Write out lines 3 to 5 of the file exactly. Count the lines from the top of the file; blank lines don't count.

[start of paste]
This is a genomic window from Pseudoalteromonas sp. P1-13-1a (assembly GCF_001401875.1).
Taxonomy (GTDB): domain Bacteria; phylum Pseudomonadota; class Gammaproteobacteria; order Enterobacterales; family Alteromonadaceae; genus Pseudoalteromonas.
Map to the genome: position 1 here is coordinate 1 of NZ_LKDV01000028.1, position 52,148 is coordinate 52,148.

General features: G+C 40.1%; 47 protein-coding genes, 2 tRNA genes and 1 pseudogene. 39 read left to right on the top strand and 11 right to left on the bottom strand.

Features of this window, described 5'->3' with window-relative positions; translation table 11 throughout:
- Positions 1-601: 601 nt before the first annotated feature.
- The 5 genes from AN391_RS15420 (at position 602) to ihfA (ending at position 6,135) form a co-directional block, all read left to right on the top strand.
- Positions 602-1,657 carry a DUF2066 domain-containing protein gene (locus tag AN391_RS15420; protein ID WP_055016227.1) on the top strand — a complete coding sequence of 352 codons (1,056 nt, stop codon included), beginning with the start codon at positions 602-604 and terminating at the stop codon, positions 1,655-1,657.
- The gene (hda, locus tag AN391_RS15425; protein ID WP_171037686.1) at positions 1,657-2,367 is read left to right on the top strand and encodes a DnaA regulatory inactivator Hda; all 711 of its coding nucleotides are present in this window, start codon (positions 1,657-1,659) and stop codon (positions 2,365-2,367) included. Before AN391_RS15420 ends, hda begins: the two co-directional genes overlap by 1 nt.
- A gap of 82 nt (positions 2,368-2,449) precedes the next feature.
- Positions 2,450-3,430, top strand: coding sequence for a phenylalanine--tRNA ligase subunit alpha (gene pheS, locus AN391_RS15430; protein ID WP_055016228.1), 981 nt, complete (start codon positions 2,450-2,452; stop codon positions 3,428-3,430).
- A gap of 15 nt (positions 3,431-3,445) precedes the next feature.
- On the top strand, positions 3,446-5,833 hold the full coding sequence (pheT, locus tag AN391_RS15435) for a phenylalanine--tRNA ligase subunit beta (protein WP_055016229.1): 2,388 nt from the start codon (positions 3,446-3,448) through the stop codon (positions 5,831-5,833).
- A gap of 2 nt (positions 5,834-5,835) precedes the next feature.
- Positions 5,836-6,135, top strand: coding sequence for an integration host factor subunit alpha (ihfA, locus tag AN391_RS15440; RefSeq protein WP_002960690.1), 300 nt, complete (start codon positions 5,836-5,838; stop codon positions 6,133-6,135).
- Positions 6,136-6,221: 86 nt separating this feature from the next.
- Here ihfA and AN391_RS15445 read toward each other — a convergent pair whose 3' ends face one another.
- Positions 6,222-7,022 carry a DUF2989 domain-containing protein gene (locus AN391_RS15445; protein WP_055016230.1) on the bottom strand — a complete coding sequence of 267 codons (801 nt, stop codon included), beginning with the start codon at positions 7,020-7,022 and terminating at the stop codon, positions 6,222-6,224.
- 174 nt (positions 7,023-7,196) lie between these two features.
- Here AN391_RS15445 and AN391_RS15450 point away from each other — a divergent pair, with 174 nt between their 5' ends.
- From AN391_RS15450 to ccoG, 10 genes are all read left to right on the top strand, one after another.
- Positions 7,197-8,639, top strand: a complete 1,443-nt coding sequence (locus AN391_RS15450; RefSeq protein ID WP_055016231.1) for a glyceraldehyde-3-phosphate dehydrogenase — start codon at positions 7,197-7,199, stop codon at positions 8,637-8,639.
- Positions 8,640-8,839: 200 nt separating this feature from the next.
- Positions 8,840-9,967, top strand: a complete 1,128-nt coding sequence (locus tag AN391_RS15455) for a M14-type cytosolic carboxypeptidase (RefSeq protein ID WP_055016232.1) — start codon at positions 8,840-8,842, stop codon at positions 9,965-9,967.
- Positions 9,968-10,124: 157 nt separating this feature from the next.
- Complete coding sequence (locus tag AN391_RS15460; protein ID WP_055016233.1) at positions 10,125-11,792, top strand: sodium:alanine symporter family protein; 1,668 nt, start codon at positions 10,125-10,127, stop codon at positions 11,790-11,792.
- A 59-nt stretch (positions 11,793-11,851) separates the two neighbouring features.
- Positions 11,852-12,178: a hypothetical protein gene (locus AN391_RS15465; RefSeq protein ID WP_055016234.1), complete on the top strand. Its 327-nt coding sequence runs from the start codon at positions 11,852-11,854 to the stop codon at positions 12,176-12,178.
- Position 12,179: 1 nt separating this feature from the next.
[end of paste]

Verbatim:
Map to the genome: position 1 here is coordinate 1 of NZ_LKDV01000028.1, position 52,148 is coordinate 52,148.

General features: G+C 40.1%; 47 protein-coding genes, 2 tRNA genes and 1 pseudogene. 39 read left to right on the top strand and 11 right to left on the bottom strand.

Features of this window, described 5'->3' with window-relative positions; translation table 11 throughout: